To the extent those estimates – which are well below the Street, including the Atlanta Fed – hold firm, we are looking at a very marginal delta into the hawkish #Quad2 (i.e. growth and inflation accelerating concomitantly) for the first quarter of 2016. Recall that we had previously been tracking in the stagflationary #Quad3 (i.e. growth slowing as inflation accelerates).


More importantly, in recent weeks asset markets have been pricing in the material change in implied performance between these two GIP Model quadrants (i.e. expectations shifting from #Quad3 to #Quad2):


  • Equities: The SPX has historically appreciated +1.1% on average per quarter with a 77% positive hit rate in #Quad2 vs. -0.2% with a positive hit rate of 48% in #Quad3 [INSERT massive short squeeze HERE]. REITS, Tech, Industrials and Healthcare have historically led the way in #Quad2 vs. Utes and REITS in #Quad3.
  • Fixed Income: The performance of factor exposures in #Quad2 is almost the complete opposite of that in #Quad3. Specifically, yields and spreads tighten across the corporate credit spectrum in #Quad2 vs. widening across the board in #Quad3. The opposite is true for Treasury bond yields. The 10Y Treasury yield has backed up +17bps since its February 11th YTD low while the Bloomberg HY Index has rallied +5.4% over that same time frame.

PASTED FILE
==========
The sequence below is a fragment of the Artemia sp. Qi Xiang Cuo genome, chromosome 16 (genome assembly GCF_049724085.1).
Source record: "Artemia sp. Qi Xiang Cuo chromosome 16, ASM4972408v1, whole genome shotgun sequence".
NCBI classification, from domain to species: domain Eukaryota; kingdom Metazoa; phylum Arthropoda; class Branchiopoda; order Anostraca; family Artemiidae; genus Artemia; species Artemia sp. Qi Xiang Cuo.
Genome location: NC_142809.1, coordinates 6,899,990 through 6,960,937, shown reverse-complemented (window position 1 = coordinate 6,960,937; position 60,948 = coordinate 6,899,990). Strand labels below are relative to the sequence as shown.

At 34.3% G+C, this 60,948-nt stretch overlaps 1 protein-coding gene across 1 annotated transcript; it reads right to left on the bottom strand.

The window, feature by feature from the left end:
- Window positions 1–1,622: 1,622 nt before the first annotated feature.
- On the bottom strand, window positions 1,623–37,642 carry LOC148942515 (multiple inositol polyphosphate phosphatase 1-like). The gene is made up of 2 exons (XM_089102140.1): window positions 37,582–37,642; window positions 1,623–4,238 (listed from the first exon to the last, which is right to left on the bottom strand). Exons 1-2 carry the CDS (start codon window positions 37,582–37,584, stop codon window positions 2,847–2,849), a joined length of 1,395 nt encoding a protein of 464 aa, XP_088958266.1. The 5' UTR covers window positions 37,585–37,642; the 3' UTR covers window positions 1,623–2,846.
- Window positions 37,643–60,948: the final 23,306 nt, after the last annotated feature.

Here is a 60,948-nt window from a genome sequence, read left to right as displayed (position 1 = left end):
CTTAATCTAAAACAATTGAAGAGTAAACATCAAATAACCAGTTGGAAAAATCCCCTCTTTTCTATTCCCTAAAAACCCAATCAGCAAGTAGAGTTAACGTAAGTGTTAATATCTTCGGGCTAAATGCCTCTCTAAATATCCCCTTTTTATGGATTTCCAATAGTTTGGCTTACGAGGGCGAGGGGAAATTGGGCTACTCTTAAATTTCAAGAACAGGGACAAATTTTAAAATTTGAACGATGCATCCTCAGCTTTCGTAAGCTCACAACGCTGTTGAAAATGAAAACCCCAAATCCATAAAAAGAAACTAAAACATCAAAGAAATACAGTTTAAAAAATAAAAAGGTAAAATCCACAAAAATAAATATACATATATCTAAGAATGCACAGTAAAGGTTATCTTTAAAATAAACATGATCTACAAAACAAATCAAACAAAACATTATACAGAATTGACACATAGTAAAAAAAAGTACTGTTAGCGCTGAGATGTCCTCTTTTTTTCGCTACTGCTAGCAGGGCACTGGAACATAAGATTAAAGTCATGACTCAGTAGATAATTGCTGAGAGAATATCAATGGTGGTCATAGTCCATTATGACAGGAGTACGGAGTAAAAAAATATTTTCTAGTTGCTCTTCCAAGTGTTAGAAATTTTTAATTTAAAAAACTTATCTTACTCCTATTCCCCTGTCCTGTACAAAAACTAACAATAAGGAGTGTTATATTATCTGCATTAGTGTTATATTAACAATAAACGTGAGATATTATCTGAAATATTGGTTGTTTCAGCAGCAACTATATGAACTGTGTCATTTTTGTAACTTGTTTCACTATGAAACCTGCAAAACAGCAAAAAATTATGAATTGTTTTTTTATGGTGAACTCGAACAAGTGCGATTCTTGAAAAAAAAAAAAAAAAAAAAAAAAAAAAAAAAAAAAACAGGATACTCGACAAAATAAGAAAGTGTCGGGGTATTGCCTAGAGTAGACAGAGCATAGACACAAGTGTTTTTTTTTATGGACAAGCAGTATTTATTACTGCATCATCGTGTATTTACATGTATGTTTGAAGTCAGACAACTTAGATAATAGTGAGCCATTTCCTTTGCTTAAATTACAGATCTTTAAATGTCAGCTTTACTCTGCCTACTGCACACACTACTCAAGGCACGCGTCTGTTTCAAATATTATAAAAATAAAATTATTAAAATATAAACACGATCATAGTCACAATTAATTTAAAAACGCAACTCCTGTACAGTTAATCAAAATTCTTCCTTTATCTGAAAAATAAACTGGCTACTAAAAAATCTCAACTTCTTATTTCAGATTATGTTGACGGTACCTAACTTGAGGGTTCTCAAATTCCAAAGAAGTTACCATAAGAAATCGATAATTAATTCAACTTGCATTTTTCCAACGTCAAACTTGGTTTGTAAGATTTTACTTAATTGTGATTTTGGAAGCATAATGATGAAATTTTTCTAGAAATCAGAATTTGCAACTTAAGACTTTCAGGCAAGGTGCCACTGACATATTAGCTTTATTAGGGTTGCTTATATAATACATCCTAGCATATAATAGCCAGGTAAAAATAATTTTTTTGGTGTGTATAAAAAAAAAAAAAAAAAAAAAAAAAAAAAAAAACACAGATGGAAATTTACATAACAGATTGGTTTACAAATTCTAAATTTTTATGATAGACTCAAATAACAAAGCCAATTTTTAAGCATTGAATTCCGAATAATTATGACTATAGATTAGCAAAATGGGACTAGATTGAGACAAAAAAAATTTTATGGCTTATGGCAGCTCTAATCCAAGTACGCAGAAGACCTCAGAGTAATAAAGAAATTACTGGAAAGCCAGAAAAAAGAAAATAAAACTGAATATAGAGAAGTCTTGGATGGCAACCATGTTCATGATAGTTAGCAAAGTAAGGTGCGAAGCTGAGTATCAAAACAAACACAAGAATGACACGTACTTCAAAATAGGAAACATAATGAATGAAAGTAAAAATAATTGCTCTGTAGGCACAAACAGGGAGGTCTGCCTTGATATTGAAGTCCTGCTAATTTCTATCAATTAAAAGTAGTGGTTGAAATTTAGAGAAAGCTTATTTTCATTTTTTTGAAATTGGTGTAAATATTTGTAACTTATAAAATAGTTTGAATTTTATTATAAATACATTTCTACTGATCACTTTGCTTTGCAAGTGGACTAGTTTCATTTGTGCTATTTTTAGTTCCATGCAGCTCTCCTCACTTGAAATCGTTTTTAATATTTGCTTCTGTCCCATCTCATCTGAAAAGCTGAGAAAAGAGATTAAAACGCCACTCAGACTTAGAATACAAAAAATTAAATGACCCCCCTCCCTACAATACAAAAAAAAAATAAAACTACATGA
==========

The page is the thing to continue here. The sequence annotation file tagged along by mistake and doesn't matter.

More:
• Commodities: The performance divergence in Gold between the two quadrants is not immaterial. Specifically, Gold has historically returned +1.6% on average per quarter in #Quad2 vs. only +0.6% in #Quad3. Gold is up +9.4% MoM.
  • Currencies: The most important performance divergence between the two quadrants is that of the U.S. Dollar Index. Specifically, the DXY has historically returned +0.4% on average per quarter with a 62% positive hit rate in #Quad2 vs. only +0.1% with a 48% positive hit rate in #Quad3. The DXY is up +2.1% since its February 11th YTD low.


Even assuming recent signals from “the market” are right about #Quad2 here in 1Q16, we still think it’s important to pound the table on the undeniable fact that growth continues to slow on a trending basis across every major category of high-frequency economic data, as highlighted by the Chart of the Day and below. This keeps our #USRecession theme firmly intact; see the “transitory” GDP growth accelerations of 2Q00 and 2Q08 for more details.



And by the way, it turns out “the market” actually does agree with our assessment of the data – the bond market that is. The U.S. Treasury 10s-2s spread has actually compressed -4bps over the past three weeks and by -14bps over the past month. At 100bps wide, it’s the narrowest it’s been since late-2007.


We all know what happened after that.


Our immediate-term Global Macro Risk Ranges are now:


UST 10yr Yield 1.66-1.87% (bearish)

SPX 1 (bearish)

R2K (bearish)

DXY 96.58-98.72 (bullish)
Oil (WTI) 29.25-35.46 (bearish)

Gold 1 (bullish)




Darius Dale



Bull Market Marketing - 3 4 16 Chart of the Day

The Macro Show Replay | March 4, 2016

CLICK HERE to access the associated slides.

Click here for an audio-only replay of today's show.